money, but we took a lot of kids out there to study
the weta and they help spread the word.
“Now I look at the terrific sculpture in Rora
St, Te Kuiti and how proud Mahoenui is of their
protected weta reserve.”
He says the health of the Waitomo glowworm
cave system also resulted from local people and
DOC working together to protect a local treasure.
In the 1970s, the cave system went through a
“very bad patch” and the glowworms were starting
But after he Waikato Raupatu Claims Settle-
ment in May 1995, DOC began working with the
local hapu, farmers and the Waikato Regional
He says widespread agreement was achieved
among farmers in the cave catchment resulting
in fenced waterways, retired bush, the subsidised
planting of pine trees on erodible country and the
removal of goats.
It’s all made a huge difference to the caves.
He is probably most proud of the work DOC has
done at Mapara to save endangered North Island
kokako through innovative pest control – now
widely used throughout New Zealand to protect
The team started with 42 kokako at Mapara,
including only four females.
Today, there are 1350 breeding pairs and prob-
ably three times as many single birds.
Mr Scrimgeour says this early work by DOC in
the North King Country has led to New Zealanders
believing they can make a difference.
He cites the Timber Trail as being a more recent
successful DOC project that will have a major
impact on the region’s economy through increased
“DOC bankrolled the capital cost of the project
and the community will get a good return on that
investment. Progress on the eradication of TB in
the region is another success story.
“When I first got involved with possum control
here, Ministry of Agriculture and Fisheries people
were saying there was no future for cattle or deer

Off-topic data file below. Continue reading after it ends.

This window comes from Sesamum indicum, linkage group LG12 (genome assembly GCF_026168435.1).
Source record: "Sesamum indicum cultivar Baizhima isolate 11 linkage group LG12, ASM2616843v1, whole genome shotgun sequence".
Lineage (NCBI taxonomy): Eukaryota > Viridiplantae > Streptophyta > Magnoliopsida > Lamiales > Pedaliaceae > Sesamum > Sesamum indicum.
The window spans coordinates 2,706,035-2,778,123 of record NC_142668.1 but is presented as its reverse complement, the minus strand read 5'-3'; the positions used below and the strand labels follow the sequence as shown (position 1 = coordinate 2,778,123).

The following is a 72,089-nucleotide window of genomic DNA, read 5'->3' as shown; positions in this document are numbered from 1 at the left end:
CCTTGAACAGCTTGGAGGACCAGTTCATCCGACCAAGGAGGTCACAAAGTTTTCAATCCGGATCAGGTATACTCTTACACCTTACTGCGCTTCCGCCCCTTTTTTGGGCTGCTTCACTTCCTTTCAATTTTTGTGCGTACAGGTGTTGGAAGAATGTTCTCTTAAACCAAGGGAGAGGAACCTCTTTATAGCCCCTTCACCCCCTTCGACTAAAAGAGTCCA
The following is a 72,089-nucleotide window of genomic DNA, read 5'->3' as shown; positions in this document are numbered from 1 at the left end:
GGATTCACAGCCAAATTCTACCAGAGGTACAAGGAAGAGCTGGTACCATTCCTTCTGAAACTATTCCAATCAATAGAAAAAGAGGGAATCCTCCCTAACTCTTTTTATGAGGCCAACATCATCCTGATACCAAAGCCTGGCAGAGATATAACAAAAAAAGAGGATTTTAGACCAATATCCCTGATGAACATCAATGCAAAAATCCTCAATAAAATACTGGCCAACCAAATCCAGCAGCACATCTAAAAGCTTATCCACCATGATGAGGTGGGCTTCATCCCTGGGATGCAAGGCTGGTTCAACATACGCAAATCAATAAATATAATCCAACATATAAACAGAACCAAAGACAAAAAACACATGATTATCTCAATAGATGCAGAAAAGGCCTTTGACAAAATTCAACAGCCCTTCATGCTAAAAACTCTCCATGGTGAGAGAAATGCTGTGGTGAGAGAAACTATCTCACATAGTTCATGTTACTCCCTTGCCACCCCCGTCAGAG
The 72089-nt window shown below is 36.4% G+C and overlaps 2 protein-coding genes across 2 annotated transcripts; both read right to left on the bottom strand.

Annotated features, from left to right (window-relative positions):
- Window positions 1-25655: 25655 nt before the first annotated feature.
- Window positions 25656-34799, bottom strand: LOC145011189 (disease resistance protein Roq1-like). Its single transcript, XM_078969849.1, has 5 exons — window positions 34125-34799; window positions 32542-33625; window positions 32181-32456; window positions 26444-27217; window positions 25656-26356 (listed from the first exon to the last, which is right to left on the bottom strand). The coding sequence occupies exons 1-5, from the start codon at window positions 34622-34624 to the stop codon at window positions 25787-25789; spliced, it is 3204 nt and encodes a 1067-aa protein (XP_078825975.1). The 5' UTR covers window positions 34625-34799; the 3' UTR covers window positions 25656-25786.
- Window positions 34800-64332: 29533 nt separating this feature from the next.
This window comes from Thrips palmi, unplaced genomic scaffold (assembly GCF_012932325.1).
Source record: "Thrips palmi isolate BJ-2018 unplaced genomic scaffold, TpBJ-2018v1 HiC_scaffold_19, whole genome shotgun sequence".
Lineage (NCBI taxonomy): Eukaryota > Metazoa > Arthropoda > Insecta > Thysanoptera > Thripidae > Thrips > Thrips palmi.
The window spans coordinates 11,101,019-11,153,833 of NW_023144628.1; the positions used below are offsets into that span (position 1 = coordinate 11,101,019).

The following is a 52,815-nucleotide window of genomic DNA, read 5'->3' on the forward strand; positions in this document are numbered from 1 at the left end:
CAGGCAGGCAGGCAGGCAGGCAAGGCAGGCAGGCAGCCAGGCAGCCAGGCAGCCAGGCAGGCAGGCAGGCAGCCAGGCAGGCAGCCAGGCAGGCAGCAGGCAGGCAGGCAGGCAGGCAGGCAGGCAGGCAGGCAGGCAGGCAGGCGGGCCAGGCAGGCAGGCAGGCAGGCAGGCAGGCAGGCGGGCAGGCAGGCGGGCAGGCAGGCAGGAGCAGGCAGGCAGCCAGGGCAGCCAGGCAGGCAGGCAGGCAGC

farming in the King Country because TB was so out
of control. But good collaboration between farmers,
DOC and other organisations has almost won that
battle and beating the possums has also had huge
“Forests that were grey and dying are now green
and full of bird life.”
In his new role Mr Scrimgeour will have less
hands-on management of forests and reserves and
a lot more focus on wetlands biodiversity issues
from north of the King Country to the Bombay
“I’m looking forward to working in partnership
with Fonterra on the Living Waters Programme
to protect significant biodiversity sites on private
“Another key project for my team will be the
Waikato-Tainui River treaty settlement. And work-
ing with the Maungatautari Ecological Trust is also
an important relationship for DOC.”
“I’ve really enjoyed my time in the North King
Country, partly because of the teams I’ve worked
with, but also because of the people we’ve worked
with across the community,” he says.
“I’ve also really enjoyed the range of conserva-
tion issues DOC’s dealt with here over the past
“Now I’m looking forward to meeting some new
challenges . . . and hopefully plenty of opportuni-
ties to get outdoors.
“I’m not ready to burn my shorts and throw out
my tramping boots just yet.”
WHOPPER WETA: Ray Scrimgeour helped get many local kids interested in
the Mahoenui giant weta, then they spread the conservation word. PHOTO SUPPLIED
We’re losing Ray
MOVING ON: Ray Scrimgeour is now the Hamilton-based Waikato district opera-
tions manager and takes up the new role this week.